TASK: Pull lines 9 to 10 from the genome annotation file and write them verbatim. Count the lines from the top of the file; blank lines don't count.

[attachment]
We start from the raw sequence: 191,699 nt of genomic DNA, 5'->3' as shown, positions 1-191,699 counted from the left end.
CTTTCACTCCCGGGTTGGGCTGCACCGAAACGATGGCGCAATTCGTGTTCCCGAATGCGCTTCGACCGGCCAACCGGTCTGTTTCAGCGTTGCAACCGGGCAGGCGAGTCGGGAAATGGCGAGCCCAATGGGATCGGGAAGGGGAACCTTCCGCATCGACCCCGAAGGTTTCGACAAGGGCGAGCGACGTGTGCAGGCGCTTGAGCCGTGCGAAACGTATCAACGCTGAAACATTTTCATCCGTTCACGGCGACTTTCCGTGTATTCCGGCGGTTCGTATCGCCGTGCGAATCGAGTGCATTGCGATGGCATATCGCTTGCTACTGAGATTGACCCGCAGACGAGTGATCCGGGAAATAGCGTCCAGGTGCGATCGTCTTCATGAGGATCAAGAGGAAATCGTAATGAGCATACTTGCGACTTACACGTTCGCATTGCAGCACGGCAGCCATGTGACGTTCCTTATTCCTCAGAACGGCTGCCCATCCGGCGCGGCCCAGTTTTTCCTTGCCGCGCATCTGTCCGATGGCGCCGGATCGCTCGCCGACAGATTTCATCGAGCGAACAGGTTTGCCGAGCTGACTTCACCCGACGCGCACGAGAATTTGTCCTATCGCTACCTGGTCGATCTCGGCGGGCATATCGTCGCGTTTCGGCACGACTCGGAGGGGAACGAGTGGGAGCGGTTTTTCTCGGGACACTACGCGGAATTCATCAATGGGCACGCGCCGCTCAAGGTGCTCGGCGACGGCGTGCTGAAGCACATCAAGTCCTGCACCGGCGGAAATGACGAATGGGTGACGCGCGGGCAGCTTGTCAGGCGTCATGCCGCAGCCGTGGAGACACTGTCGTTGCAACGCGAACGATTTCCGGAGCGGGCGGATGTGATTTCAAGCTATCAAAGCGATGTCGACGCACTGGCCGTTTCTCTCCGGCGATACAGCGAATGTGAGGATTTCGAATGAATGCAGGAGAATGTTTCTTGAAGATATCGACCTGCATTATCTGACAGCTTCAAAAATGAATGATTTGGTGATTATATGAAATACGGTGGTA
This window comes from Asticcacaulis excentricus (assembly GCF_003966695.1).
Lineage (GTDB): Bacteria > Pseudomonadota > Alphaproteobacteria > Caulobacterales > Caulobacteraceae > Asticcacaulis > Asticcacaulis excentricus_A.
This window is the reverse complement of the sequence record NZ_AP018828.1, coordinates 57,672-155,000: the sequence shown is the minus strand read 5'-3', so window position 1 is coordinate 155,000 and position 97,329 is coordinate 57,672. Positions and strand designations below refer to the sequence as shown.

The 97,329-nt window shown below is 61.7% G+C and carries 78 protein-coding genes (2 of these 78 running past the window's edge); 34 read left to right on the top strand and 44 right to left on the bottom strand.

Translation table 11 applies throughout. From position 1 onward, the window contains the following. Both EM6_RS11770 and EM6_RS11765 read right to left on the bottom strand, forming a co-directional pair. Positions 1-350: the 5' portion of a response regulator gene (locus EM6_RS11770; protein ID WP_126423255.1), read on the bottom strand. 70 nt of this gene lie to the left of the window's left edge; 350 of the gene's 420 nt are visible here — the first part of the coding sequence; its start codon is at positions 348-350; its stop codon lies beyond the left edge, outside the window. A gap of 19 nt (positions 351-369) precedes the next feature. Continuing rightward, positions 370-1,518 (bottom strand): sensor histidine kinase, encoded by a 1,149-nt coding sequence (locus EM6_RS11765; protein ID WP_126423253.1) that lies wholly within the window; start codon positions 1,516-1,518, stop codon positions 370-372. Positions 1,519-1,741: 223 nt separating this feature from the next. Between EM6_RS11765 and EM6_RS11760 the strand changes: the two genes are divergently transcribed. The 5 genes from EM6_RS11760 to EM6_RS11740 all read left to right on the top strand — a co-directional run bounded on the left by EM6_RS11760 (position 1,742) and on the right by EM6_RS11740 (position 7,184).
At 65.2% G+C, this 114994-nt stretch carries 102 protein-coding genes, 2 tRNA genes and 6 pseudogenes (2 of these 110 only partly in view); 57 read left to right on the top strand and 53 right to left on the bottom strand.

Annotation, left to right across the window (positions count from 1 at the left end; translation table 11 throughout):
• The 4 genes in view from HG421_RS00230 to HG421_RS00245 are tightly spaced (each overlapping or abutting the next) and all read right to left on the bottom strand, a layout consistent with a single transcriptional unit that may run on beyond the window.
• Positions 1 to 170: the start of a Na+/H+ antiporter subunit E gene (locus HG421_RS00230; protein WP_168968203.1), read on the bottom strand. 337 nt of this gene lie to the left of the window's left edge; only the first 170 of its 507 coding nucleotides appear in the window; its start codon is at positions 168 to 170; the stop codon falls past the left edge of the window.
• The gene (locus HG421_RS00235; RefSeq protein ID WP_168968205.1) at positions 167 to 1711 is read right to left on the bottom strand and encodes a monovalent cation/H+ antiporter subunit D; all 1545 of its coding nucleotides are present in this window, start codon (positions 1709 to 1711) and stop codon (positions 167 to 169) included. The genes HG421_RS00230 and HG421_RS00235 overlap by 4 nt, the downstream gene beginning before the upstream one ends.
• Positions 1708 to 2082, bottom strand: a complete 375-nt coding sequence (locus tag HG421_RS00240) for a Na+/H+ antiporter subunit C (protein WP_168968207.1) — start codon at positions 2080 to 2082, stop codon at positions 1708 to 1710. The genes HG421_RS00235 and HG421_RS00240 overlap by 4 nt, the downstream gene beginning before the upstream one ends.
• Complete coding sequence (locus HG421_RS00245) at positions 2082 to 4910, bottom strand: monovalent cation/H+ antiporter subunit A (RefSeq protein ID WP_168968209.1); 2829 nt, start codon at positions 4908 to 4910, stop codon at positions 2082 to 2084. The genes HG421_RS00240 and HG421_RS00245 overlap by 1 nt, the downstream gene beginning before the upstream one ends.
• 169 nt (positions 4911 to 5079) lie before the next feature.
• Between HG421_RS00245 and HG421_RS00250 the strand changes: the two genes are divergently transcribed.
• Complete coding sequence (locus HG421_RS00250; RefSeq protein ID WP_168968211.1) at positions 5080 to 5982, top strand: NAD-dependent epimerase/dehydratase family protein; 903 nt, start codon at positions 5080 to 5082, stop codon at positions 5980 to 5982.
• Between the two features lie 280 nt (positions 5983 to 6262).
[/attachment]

Annotation, left to right across the window (positions count from 1 at the left end; translation table 11 throughout):
• The 4 genes in view from HG421_RS00230 to HG421_RS00245 are tightly spaced (each overlapping or abutting the next) and all read right to left on the bottom strand, a layout consistent with a single transcriptional unit that may run on beyond the window.